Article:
Whatever the reason for your divorce, it often feels like one spouse is much more at fault than the other. They may have cheated, abandoned you or simply refused to put in the work to make the marriage succeed. It can be tempting to try to punish your ex for their marital misconduct.
In general, you can’t punish your spouse financially for marital misconduct. That is because, in Arizona, we have a no-fault divorce system.
When you file for divorce, you state that your marriage is irretrievably broken. In a typical divorce, that’s all you need to show, and agreement by both parties is enough to show it. (This is sometimes different if you want a divorce from a covenant marriage, but it still doesn’t affect your marriage settlement.)
Once you file for divorce, you will have to resolve these major issues:
- Parenting – legal decision-making authority and parenting time
- Support – child support and, in some cases, spousal maintenance (alimony)
- Division or property and debt
The division of property and debt, along with spousal maintenance, are generally what people mean when they talk about what they “get” in the divorce.
Dividing your property and debt
In general, dividing your property and debt is to be done fairly. Arizona is a community property state, which means that virtually all property and debt you obtained during the marriage is part of the marital estate. Once the marital estate has been defined, the property and debt are to be divided “equitably” and without regard to marital misconduct.
That is not to say that no misconduct can be considered during the division of property and debt. If your ex tried to conceal or destroy some assets, ran up a bunch of bills right before the divorce, or committed fraud, this can be taken into account when dividing your property and debt. Likewise, a criminal conviction in which you or your children were the victim can be considered.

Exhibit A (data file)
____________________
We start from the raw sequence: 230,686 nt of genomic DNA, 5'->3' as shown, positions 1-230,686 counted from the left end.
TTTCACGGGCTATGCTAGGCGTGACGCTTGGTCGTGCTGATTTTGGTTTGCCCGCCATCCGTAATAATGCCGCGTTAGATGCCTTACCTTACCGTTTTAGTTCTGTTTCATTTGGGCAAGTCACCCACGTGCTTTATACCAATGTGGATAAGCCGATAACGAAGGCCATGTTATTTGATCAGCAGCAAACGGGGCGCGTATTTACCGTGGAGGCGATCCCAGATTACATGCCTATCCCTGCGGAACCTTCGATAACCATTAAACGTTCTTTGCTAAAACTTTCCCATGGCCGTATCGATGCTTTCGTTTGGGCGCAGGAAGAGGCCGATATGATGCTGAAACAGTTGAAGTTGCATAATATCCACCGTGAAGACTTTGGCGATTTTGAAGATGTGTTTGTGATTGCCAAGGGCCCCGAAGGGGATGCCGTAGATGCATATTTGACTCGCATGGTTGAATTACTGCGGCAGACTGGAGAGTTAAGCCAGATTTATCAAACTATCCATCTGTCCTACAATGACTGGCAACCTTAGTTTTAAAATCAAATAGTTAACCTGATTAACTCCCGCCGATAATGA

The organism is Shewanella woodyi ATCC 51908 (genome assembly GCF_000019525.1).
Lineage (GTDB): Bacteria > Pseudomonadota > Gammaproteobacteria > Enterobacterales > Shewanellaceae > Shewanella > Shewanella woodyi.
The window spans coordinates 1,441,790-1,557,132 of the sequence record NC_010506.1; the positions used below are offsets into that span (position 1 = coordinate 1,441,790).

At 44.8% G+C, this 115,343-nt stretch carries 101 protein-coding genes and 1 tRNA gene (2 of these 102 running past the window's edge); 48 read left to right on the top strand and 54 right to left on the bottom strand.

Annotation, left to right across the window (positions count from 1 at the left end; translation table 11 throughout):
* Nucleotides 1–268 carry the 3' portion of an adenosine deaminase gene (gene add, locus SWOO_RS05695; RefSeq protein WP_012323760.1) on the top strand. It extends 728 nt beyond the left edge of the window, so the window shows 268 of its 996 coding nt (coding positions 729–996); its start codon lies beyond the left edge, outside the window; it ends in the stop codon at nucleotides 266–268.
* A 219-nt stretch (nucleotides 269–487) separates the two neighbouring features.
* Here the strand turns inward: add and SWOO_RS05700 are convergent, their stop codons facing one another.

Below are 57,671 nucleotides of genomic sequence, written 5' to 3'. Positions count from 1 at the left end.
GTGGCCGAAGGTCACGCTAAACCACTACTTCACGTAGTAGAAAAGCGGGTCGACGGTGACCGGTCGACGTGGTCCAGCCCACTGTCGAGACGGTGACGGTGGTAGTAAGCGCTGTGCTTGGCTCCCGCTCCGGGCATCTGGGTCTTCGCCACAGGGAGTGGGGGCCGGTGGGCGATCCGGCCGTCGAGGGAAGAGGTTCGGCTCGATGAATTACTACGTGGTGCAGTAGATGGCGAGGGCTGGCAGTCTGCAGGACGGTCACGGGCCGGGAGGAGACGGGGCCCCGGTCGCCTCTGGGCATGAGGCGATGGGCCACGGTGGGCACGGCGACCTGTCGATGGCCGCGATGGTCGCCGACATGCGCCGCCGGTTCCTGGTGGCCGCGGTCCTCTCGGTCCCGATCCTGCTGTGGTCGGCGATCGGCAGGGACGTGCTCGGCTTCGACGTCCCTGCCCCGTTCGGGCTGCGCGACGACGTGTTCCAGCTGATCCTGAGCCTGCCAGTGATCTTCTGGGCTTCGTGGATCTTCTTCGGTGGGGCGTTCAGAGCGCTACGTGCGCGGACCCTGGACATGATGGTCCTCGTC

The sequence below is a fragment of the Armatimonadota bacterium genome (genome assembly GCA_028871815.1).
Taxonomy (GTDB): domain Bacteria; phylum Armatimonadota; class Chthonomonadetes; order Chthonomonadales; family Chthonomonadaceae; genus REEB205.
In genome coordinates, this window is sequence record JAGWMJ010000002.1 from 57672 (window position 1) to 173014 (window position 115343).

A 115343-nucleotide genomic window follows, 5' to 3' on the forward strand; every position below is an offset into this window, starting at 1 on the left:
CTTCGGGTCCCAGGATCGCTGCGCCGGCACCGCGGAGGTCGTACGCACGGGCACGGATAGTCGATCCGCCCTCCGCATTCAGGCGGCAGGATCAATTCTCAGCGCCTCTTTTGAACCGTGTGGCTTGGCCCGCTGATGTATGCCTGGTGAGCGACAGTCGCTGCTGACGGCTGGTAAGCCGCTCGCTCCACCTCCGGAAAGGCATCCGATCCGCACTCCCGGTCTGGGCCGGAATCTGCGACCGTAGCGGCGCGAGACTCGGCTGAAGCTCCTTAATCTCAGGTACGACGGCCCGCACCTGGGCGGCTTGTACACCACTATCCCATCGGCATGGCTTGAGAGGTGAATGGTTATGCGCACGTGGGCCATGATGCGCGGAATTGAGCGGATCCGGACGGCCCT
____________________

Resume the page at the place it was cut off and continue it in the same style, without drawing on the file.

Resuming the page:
Determining spousal maintenance (alimony)
Likewise, spousal maintenance is to be ordered without regard to marital misconduct but considering a list of statutory factors. These factors include things like the length of the marriage, the standard of living established, each spouse’s financial resources and earning capacity, and issues such as whether one spouse had to limit their education or career opportunities in order to support the other spouse.
The main purpose of spousal maintenance is to provide resources for a spouse who was dependent on the other during the marriage. Often, it won’t be permanent, but will provide an opportunity for the dependent spouse to improve their prospects with education or job training.
Again, issues like excessive or abnormal expenditures, concealment or destruction of assets, fraud, or certain types of criminal convictions can be considered by the court when spousal maintenance is awarded.
If you feel that your divorcing spouse is primarily responsible for the breakdown in the marriage, it can be hard to let go. The law generally doesn’t allow you to use your divorce as a way to punish your ex for marital misconduct. Instead, it is geared toward resolving your divorce issues reasonably and fairly so that you can move on in a positive way.